With only days until Donald Trump takes office, the Obama administration on Thursday announced new rules that will let the NSA share vast amounts of private data gathered without warrant, court orders or congressional authorization with 16 other agencies, including the FBI, the Drug Enforcement Agency, and the Department of Homeland Security.
The new rules allow employees doing intelligence work for those agencies to sift through raw data collected under a broad, Reagan-era executive order that gives the NSA virtually unlimited authority to intercept communications abroad. Previously, NSA analysts would filter out information they deemed irrelevant and mask the names of innocent Americans before passing it along.
The change was in the works long before there was any expectation that someone like Trump might become president. The last-minute adoption of the procedures is one of many examples of the Obama administration making new executive powers established by the Bush administration permanent, on the assumption that the executive branch could be trusted to police itself.
Executive Order 12333, often referred to as “twelve triple-three,” has attracted less debate than congressional wiretapping laws, but serves as authorization for the NSA’s most massive surveillance programs — far more than the NSA’s other programs combined. Under 12333, the NSA taps phone and internet backbones throughout the world, records the phone calls of entire countries, vacuums up traffic from Google and Yahoo’s data centers overseas, and more.
In 2014, The Intercept revealed that the NSA uses 12333 as a legal basis for an internal NSA search engine that spans more than 850 billion phone and internet records and contains the unfiltered private information of millions of Americans.
In 2014, a former state department official described NSA surveillance under 12333 as a “universe of collection and storage” beyond what Congress has authorized.
NSA whistleblower Edward Snowden, who gave reporters documents that revealed the breadth of the 12333 surveillance, tweeted this:
As the rule change made its way through the review process, Robert Litt, the top lawyer for the intelligence community, publicly explained the rationale: The rules “respond to the widely recognized lesson learned from the 9/11 attacks that intelligence should not be ‘stovepiped’ by individual agencies but should be shared responsibly within the intelligence community.”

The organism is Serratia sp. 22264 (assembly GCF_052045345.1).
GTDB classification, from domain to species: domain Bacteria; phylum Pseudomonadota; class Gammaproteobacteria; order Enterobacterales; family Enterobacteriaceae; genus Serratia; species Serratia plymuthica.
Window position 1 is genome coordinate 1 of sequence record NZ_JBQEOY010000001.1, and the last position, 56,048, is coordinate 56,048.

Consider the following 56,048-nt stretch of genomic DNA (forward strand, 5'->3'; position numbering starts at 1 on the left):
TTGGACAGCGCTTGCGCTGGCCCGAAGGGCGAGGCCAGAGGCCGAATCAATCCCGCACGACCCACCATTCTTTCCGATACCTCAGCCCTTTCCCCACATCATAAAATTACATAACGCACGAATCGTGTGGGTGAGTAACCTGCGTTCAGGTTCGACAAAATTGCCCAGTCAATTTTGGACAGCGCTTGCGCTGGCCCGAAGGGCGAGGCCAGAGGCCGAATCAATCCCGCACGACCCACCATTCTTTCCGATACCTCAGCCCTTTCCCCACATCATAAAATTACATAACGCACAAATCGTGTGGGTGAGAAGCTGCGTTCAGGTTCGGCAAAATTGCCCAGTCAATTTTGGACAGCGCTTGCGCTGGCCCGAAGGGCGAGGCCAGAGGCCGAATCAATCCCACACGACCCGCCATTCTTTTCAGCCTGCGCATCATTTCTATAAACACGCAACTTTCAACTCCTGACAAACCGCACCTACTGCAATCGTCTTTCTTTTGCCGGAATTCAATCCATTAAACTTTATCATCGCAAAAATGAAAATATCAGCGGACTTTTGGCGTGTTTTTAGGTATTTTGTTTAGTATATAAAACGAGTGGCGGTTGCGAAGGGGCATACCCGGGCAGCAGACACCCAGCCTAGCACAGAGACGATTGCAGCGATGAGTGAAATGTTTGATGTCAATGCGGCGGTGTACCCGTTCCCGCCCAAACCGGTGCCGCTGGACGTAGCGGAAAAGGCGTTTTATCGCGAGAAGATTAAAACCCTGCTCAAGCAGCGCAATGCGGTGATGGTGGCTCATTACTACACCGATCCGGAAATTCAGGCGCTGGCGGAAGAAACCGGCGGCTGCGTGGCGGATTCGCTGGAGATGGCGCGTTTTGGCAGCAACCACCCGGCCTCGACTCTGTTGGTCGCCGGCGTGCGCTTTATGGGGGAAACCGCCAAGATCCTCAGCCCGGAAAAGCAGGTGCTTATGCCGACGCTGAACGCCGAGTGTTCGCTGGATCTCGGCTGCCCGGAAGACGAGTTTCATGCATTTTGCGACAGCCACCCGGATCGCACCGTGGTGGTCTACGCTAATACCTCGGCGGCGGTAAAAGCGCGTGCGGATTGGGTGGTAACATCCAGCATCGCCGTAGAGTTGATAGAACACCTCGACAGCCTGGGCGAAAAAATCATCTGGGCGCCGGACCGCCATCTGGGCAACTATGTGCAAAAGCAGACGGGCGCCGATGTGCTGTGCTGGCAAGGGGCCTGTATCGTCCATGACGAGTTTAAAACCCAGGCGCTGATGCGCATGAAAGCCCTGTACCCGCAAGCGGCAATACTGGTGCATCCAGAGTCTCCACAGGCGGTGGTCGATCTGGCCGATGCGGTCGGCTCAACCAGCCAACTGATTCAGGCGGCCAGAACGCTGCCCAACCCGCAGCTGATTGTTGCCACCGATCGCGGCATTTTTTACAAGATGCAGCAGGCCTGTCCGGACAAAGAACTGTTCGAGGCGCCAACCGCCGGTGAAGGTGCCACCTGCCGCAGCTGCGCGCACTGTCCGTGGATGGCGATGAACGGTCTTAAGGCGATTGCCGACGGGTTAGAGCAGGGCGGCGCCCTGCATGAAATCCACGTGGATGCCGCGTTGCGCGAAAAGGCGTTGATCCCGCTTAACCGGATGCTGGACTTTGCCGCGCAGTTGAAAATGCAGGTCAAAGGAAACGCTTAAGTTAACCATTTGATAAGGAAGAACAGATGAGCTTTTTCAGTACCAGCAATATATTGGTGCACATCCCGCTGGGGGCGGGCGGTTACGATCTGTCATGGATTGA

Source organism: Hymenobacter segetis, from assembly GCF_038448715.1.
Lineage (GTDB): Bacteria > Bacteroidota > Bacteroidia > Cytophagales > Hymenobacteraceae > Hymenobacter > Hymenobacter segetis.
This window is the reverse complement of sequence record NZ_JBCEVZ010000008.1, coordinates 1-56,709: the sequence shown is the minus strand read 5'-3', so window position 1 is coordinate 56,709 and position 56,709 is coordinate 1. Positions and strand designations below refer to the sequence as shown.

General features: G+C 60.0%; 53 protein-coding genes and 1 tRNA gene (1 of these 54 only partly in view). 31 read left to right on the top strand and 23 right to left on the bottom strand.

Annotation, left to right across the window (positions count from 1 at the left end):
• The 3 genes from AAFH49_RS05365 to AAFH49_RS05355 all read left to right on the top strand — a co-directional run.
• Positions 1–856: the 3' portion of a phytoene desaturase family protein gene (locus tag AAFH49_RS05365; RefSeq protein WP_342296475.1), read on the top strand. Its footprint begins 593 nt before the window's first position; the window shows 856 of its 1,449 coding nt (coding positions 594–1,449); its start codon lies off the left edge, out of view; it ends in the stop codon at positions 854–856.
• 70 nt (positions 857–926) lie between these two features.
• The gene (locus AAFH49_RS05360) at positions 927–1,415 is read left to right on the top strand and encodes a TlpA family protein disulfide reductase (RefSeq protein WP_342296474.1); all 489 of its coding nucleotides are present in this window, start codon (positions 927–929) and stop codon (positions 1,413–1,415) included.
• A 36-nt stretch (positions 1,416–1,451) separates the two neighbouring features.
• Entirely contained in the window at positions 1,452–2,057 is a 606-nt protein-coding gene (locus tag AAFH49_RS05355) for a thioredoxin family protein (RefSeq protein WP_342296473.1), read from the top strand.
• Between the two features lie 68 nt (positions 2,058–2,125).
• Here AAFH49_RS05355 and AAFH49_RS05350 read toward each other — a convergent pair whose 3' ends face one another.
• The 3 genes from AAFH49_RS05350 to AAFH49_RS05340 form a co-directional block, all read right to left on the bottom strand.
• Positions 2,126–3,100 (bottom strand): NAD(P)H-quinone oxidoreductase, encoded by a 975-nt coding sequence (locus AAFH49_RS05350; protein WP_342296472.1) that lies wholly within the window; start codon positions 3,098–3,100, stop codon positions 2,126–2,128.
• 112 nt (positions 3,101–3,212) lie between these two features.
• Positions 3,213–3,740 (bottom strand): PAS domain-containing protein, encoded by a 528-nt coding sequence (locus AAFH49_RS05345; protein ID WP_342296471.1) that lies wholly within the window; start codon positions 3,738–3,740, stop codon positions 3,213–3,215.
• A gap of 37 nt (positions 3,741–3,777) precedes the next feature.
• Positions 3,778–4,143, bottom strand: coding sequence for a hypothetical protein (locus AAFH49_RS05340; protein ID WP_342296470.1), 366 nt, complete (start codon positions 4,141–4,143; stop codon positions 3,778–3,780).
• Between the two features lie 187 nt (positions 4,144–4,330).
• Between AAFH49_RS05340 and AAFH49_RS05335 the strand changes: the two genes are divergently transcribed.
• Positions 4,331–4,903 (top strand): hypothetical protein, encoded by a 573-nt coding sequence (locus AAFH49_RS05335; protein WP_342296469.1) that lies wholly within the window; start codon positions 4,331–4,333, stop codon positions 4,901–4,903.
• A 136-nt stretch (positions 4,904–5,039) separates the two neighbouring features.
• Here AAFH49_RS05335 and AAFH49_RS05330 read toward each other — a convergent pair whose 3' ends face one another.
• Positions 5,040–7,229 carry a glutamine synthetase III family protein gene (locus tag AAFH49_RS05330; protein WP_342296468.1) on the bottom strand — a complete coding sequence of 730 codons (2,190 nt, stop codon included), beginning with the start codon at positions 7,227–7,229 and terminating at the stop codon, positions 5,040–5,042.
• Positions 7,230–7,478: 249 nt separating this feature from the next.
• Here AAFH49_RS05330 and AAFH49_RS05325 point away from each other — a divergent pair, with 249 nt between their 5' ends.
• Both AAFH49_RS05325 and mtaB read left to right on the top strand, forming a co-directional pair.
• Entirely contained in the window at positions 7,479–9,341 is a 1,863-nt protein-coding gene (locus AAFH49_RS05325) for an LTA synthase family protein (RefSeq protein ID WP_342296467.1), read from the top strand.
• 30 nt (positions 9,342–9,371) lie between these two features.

But this massive database inevitably includes vast amount of American’s communications — swept up when they speak to people abroad, when they go abroad themselves, or even if their domestic communications are simply routed abroad. That’s why access was previously limited to data that had already been screened to remove unrelated information and information identifying U.S. persons. The new rules still ostensibly limit access to authorized foreign intelligence and counterintelligence purposes — not ordinary law enforcement purposes — and require screening before they are more widely shared. But privacy activists are skeptical.
Activists have long been concerned about the erosion of barriers between law enforcement surveillance and NSA spying. With access to the NSA’s intercepts, law enforcement could search Americans’ private information for evidence of criminality without going to a judge — a loophole privacy activists have called the “backdoor search loophole.”
Neema Singh Guliani, legislative counsel with the ACLU, said in a statement that the procedures raise “serious concerns that agencies that have responsibilities such as prosecuting domestic crimes, regulating our financial policy, and enforcing our immigration laws will now have access to a wealth of personal information that could be misused.”
Nathan White, legislative manager for the digital rights group, Access Now, wrote in an email: “One of the fundamental tenets of privacy among the intelligence community has been that when the collection is large on the front end, you need tighter minimization procedures on the back end.”
He continued: “This decision will be added to the timelines of the most significant expansions of domestic surveillance in the modern era.”